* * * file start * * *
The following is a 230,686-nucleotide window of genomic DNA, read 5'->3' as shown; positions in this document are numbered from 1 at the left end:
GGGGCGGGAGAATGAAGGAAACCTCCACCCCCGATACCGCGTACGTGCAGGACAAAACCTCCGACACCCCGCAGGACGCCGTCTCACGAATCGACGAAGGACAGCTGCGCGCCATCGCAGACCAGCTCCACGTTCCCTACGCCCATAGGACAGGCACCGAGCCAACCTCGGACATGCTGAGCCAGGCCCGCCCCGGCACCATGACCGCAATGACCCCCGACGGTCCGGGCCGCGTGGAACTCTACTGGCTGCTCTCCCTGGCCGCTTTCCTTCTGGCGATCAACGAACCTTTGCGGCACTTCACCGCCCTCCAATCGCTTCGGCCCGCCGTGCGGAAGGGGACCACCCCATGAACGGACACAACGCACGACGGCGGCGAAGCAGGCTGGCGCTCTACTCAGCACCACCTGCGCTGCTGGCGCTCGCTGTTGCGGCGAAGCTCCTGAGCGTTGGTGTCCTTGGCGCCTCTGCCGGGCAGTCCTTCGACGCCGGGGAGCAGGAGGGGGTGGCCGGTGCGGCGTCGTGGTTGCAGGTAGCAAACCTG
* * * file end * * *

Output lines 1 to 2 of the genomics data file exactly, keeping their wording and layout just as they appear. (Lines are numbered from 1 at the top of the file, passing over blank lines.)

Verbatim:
The following is a 230,686-nucleotide window of genomic DNA, read 5'->3' as shown; positions in this document are numbered from 1 at the left end:
GGGGCGGGAGAATGAAGGAAACCTCCACCCCCGATACCGCGTACGTGCAGGACAAAACCTCCGACACCCCGCAGGACGCCGTCTCACGAATCGACGAAGGACAGCTGCGCGCCATCGCAGACCAGCTCCACGTTCCCTACGCCCATAGGACAGGCACCGAGCCAACCTCGGACATGCTGAGCCAGGCCCGCCCCGGCACCATGACCGCAATGACCCCCGACGGTCCGGGCCGCGTGGAACTCTACTGGCTGCTCTCCCTGGCCGCTTTCCTTCTGGCGATCAACGAACCTTTGCGGCACTTCACCGCCCTCCAATCGCTTCGGCCCGCCGTGCGGAAGGGGACCACCCCATGAACGGACACAACGCACGACGGCGGCGAAGCAGGCTGGCGCTCTACTCAGCACCACCTGCGCTGCTGGCGCTCGCTGTTGCGGCGAAGCTCCTGAGCGTTGGTGTCCTTGGCGCCTCTGCCGGGCAGTCCTTCGACGCCGGGGAGCAGGAGGGGGTGGCCGGTGCGGCGTCGTGGTTGCAGGTAGCAAACCTG